Total Knee Replacement
Total Knee Replacement Surgery in Cincinnati
When a knee becomes severely damaged due to an injury or arthritis, it can be difficult to walk, climb stairs, and perform other normal activities. Fortunately for patients in the Cincinnati, Dayton, Northern Kentucky and Southeast Indiana areas, the total joint replacement surgeons at Beacon Orthopaedics employ the latest techniques in total knee replacement, helping our patients find relief from pain and regain functionality.
What is a Total Knee Replacement?
During a total knee replacement, or knee arthroplasty, a damaged knee joint is removed and replaced with an artificial joint. This routine procedure is both safe and effective for alleviating knee pain and restoring mobility, greatly improving a patient’s quality of life. Nearly 800,000 knee replacement procedures are performed in the United States every year. In fact, this procedure is so safe and effective that at Beacon Orthopaedics we are seeing much younger patients seeking knee replacement in order to maintain their active lifestyles.1
What Does a Total Knee Replacement Treat?
A total knee replacement is performed when nonsurgical treatment options like physical therapy and using walking supports are no longer adequate to address a patient’s pain and mobility issues. The conditions that most commonly lead to a total knee replacement at Beacon Orthopaedics are:
- Osteoarthritis: “Wear and tear” arthritis that can cause swelling, stiffness, limited range of motion, and clicking or cracking sounds in the knee.
- Rheumatoid arthritis: an inflammatory condition where the body’s immune system attacks the joints. Rheumatoid arthritis can cause permanent damage to bones, ligaments, and cartilage, making movement difficult and painful.
- Hemophilia: Hemophilia is a blood clotting disorder that can lead to bleeding within the joints, or hemarthrosis. This can erode cartilage and joints, leading to a build-up of scar tissue that can make walking difficult.
- Avascular Necrosis: Avascular necrosis, or osteonecrosis, is death of bone tissue and is caused by a lack of blood supply, usually a result of a traumatic injury.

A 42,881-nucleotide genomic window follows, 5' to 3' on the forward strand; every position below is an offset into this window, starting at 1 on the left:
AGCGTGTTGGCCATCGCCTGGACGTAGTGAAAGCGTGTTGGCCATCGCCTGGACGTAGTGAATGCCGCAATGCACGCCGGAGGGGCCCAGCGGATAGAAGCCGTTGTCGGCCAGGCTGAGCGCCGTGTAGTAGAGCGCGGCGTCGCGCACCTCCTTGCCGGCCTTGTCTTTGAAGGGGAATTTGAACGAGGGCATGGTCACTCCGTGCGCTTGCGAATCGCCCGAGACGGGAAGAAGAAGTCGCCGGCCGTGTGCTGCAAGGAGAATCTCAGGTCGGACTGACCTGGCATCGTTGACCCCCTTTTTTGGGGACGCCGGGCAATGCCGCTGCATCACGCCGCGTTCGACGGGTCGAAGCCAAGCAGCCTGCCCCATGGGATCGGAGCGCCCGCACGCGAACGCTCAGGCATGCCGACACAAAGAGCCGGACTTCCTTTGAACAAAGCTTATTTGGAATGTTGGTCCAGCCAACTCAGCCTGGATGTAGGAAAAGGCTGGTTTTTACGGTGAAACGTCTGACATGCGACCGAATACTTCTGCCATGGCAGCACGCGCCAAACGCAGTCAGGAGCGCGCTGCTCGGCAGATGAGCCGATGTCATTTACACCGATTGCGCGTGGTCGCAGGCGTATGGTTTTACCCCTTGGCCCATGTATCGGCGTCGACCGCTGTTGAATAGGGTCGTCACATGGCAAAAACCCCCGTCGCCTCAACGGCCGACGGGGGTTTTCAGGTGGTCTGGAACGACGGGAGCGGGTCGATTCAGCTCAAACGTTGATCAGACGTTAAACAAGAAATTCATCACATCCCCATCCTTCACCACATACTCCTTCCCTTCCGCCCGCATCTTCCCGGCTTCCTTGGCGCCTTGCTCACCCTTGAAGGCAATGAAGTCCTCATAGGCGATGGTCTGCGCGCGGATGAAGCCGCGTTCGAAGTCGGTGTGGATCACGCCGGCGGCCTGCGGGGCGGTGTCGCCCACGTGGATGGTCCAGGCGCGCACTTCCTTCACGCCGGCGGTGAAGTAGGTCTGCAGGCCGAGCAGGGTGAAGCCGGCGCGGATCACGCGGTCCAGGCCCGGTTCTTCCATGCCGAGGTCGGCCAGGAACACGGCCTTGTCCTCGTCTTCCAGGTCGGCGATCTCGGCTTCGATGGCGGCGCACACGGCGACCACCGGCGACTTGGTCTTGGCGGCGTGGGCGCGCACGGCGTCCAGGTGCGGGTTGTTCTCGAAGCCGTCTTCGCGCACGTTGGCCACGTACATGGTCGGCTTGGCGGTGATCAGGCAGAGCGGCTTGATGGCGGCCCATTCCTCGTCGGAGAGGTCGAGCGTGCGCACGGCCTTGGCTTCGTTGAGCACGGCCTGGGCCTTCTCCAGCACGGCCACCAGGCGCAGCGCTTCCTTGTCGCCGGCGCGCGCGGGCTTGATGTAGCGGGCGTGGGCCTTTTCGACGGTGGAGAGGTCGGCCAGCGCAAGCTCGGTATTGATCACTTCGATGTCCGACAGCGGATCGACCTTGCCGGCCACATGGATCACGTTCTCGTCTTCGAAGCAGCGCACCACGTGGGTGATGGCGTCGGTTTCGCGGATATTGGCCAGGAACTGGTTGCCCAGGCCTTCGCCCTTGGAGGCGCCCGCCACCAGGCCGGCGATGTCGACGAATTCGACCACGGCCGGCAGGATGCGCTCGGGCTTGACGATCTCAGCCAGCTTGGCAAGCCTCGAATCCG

The Knee Replacement Procedure
Knee replacement surgery is performed under anesthesia at our surgery center in Cincinnati. Once an incision is made, the orthopedic surgeon rotates the knee cap (patella) in order to gain access to the knee joint. Next, damaged bone and cartilage are removed from the thigh bone (femur), and the area is shaped to receive the implant. The metal knee replacement is implanted, then damaged bone and cartilage are removed from the shinbone (tibia). Next, the patella is re-adjusted and an additional plastic piece is fitted to hold the implant. Finally, the incision is closed and bandaged and the patient is prepared for recovery.
Recovery After Total Knee Replacement
After knee replacement surgery, it is important for patients to get moving quickly. Rehabilitation with a physical therapist will begin within 24 hours of the procedure. Nurses will show the patient how to care for their bandage and engage in daily activities with limited knee function.
In the first 1-3 weeks after knee replacement, patients can expect to feel some discomfort and will need to rest, ice, compress, and elevate (RICE) the leg. Patients will first use a rolling walker, then may progress to using a single crutch or cane as recovery allows.
A popular question for joint replacement surgeons is, “When can I return to driving after a total joint replacement?” This question is complex because the timing varies between patients. Patients can return to driving anywhere from 1-6 weeks. Every patient recovers differently, so don’t let this discourage you from your recovery progression. Discuss with your surgeon or his or her staff to develop a plan of returning behind the wheel.
During weeks 7-11 of knee replacement recovery, patients will be able to get back to most normal activities. By week 12, patients who have been diligent about their physical therapy should be cleared for athletic activities, although timing can vary.
Rehabilitation after Total Knee Replacement
Recovery after total knee replacement is a gradual process and varies between patients. Most patients are fully recovered after about 12 weeks. Our orthopedic surgeons prescribe a comprehensive recovery program, including precautions and physical therapy, to help patients:
- Reduce post-operative pain
- Strengthen muscles
- Reduce stiffness
- Restore range of motion
- Learn about proper body mechanics for knee preservation
Contact Beacon Orthopaedics
If walking, using stairs, and other activities are difficult or painful due to a knee injury or arthritis, the orthopedic surgeons at Beacon Orthopaedics can help. When methods like bracing and physical therapy don’t alleviate symptoms, we can perform a total knee replacement to get you moving again. Contact us to schedule a consultation with a knee specialist.
1 Cleveland Clinic. Knee Replacement. Available: https://my.clevelandclinic.org/health/treatments/8512-knee-replacement. Accessed January 29, 2022.
2 American Academy of Orthopaedic Surgeons. Total Knee Replacement. Available: https://orthoinfo.aaos.org/en/treatment/total-knee-replacement/. Accessed January 29, 2022.